Respond to each question in 150 words
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In the age of mobile phones at devices you would think our problems would become less complicated and our lives would be easier. As we soon found out social media, cloud computing, and smart phones brought about a number of benefits, but also some major headaches for IT and computer specialists. The lines of work and personal time have become more and more blurred to the point where it’s a grey area. From a security stand point these technologies have opened up major holes that need to be covered.
To begin, social media has invaded every aspect of people’s lives included our work life. Depending on the work environment this could pose some problems. Often, IT departments will block access to websites to keep people from using them during the work day. If a situation comes up they may need to conduct investigations and be handling peoples personal emails and documents. Additionally, it can be an operational security hazard. Social media has been the cause of several incidents within the coast guard. Hence the old saying “loose lips sink ships.”
Nowadays almost everyone has a mobile device. These hand held computers create even more issues especially with government and government contract companies handling secret information. There are many spaces in government facilities that are will require the employees to remove any mobile devices and lock them up until they leave from work.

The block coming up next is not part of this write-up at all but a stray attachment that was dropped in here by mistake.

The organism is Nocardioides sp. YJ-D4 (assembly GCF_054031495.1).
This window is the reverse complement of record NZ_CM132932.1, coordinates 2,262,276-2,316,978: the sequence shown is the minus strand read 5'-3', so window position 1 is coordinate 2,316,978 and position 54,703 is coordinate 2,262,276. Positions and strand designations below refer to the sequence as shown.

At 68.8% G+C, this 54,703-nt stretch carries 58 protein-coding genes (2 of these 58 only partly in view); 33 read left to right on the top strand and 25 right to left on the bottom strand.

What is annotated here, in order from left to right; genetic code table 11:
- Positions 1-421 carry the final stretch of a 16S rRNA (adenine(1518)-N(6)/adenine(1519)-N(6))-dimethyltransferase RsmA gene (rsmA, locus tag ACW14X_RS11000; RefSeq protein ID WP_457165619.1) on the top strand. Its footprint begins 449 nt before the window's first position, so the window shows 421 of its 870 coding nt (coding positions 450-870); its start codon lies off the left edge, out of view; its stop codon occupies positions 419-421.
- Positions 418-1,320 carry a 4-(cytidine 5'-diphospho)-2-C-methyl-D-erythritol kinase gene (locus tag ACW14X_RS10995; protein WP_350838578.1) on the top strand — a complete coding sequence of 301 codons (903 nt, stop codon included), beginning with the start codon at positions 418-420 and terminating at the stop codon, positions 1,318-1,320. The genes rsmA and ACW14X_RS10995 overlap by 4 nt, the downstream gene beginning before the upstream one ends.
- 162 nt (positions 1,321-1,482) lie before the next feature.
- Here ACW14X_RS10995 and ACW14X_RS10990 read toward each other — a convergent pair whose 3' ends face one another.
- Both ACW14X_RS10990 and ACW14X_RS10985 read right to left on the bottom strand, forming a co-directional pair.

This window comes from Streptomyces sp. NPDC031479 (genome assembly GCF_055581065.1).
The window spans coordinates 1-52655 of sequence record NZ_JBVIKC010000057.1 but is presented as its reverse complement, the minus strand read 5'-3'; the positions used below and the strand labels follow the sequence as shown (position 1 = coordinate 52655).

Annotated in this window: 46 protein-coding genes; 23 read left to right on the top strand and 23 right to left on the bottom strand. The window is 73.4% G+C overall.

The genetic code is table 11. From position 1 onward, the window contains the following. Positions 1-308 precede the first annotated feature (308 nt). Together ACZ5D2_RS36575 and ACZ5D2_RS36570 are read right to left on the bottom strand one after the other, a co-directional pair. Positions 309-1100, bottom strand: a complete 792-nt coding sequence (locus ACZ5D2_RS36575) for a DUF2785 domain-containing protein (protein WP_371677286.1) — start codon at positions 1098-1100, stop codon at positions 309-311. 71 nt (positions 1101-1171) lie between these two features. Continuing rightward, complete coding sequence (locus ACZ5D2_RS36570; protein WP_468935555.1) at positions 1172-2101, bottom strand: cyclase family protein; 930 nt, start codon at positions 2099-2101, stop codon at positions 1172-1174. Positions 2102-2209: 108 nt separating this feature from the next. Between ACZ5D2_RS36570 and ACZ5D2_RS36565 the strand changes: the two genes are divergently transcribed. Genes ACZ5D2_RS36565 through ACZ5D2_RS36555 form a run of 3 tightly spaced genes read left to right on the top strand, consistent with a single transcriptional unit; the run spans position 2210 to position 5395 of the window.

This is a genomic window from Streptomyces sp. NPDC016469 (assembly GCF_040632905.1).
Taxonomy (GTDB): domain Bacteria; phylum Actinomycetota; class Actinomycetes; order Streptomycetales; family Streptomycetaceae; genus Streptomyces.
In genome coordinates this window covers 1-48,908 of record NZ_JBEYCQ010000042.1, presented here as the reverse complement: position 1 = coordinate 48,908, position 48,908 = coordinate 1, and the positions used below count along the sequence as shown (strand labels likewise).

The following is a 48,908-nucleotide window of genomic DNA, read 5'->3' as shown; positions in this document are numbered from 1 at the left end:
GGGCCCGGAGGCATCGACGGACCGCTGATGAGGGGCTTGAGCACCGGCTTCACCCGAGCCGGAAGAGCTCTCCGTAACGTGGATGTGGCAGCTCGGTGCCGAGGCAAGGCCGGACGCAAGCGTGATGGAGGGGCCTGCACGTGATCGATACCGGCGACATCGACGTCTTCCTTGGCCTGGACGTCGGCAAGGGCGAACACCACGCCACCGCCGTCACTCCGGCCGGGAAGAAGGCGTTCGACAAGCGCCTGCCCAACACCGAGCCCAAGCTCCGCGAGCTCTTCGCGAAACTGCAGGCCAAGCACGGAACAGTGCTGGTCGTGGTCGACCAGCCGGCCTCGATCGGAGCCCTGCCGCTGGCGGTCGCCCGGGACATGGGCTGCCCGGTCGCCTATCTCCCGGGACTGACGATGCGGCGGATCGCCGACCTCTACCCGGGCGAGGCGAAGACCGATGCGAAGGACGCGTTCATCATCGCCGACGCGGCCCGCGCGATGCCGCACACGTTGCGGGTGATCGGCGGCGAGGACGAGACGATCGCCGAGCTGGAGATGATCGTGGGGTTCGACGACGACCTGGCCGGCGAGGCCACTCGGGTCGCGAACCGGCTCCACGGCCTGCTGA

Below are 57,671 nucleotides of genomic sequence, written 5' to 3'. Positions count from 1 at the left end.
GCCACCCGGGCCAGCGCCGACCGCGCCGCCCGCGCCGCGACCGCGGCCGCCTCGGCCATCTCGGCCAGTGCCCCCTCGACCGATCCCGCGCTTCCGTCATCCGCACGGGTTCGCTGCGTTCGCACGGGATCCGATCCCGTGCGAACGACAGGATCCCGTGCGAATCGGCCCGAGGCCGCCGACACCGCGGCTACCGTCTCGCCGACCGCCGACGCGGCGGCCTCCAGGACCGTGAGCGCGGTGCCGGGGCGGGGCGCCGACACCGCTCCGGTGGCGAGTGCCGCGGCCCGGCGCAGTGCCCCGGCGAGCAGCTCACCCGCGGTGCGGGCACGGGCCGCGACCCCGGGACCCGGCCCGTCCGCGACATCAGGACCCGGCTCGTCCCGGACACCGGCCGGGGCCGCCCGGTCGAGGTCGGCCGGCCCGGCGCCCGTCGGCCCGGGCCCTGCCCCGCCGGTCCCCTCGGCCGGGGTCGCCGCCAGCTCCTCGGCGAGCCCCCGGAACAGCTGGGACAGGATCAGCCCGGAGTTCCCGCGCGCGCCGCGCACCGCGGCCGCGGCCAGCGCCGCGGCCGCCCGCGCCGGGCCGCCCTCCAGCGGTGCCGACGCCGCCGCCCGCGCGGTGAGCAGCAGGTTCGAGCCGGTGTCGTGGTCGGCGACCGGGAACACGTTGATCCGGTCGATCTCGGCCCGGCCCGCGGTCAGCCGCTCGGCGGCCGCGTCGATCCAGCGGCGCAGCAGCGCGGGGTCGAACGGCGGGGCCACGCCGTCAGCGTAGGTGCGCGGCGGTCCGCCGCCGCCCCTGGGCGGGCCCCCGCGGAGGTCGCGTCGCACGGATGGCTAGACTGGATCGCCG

Lastly, many organizations rely on cloud computing to save and backup data. It’s important to realize this also creates a number of issues. Keeping a good check on who has access and who doesn’t is a critical task. When employees come and go they will need access removed or added.
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For those of us who don’t own our own business work for a company of corporations of some sort. Our employers have rules and regulations we must adhere to that protect them as well as their employee’s from possible legal repercussions. For example, companies have the right to monitor any activity taken place on company property; this is especially true when it comes to the use of company computers. However, this type of monitoring could lead to ethical issues by individuals whose job responsibility might requires them to do so, which are normally an IT professional. IT personnel often have access to confidential data and knowledge about individuals’ and companies’ networks and systems that give them a great deal of power (Shinder, 2005). They have the ability to access employee’s emails, monitor the web sites visited, and read employees personal documents stored on companies servers. These are all ethical issues IT personnel should be aware of and never abuse.
In an article post by Industry Perspectives in 2014 stated, “just as core technologies, the essential ethical principles of IT remain unchanged with the advent of cloud computing. And even though the governing ethics remain largely unchanged, it is important to reexamine them, especially in light of the fact that so much of what used to be entirely internal considerations of operations and risk management, has been entrusted to providers and individuals who sit well outside direct organizational control”. Companies are becoming less reliant on their IT personnel by hiring third party vendor to do work typically done by IT departments. In all, IT professionals should have integrity, be trustworthy, and have great work ethic. Hiring individuals with these traits should all but eliminate any ethical issues.
Shinder, D. (Aug 2005). Ethical issues for IT security professionals. Computerworld. Retrieved from http://www.computerworld.com/article/2557944/secur…